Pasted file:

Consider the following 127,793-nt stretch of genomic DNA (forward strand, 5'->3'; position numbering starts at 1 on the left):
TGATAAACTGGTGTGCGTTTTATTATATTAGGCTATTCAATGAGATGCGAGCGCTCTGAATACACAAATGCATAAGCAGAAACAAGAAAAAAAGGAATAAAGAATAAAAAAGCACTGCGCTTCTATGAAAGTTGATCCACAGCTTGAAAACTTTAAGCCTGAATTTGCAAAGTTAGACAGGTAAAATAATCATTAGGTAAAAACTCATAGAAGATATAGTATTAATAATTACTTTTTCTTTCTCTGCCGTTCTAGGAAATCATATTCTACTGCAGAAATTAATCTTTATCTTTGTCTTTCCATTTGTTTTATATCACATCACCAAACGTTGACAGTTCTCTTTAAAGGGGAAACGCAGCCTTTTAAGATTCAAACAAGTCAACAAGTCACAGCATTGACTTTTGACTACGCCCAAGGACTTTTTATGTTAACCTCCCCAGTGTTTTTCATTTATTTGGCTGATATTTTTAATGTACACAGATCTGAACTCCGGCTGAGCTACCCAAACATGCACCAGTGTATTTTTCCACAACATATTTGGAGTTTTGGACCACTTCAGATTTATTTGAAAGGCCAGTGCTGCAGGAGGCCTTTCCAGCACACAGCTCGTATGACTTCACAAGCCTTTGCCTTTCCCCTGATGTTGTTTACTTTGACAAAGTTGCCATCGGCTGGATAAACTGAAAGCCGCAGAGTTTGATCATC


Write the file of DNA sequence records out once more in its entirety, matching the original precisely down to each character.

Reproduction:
Consider the following 127,793-nt stretch of genomic DNA (forward strand, 5'->3'; position numbering starts at 1 on the left):
TGATAAACTGGTGTGCGTTTTATTATATTAGGCTATTCAATGAGATGCGAGCGCTCTGAATACACAAATGCATAAGCAGAAACAAGAAAAAAAGGAATAAAGAATAAAAAAGCACTGCGCTTCTATGAAAGTTGATCCACAGCTTGAAAACTTTAAGCCTGAATTTGCAAAGTTAGACAGGTAAAATAATCATTAGGTAAAAACTCATAGAAGATATAGTATTAATAATTACTTTTTCTTTCTCTGCCGTTCTAGGAAATCATATTCTACTGCAGAAATTAATCTTTATCTTTGTCTTTCCATTTGTTTTATATCACATCACCAAACGTTGACAGTTCTCTTTAAAGGGGAAACGCAGCCTTTTAAGATTCAAACAAGTCAACAAGTCACAGCATTGACTTTTGACTACGCCCAAGGACTTTTTATGTTAACCTCCCCAGTGTTTTTCATTTATTTGGCTGATATTTTTAATGTACACAGATCTGAACTCCGGCTGAGCTACCCAAACATGCACCAGTGTATTTTTCCACAACATATTTGGAGTTTTGGACCACTTCAGATTTATTTGAAAGGCCAGTGCTGCAGGAGGCCTTTCCAGCACACAGCTCGTATGACTTCACAAGCCTTTGCCTTTCCCCTGATGTTGTTTACTTTGACAAAGTTGCCATCGGCTGGATAAACTGAAAGCCGCAGAGTTTGATCATC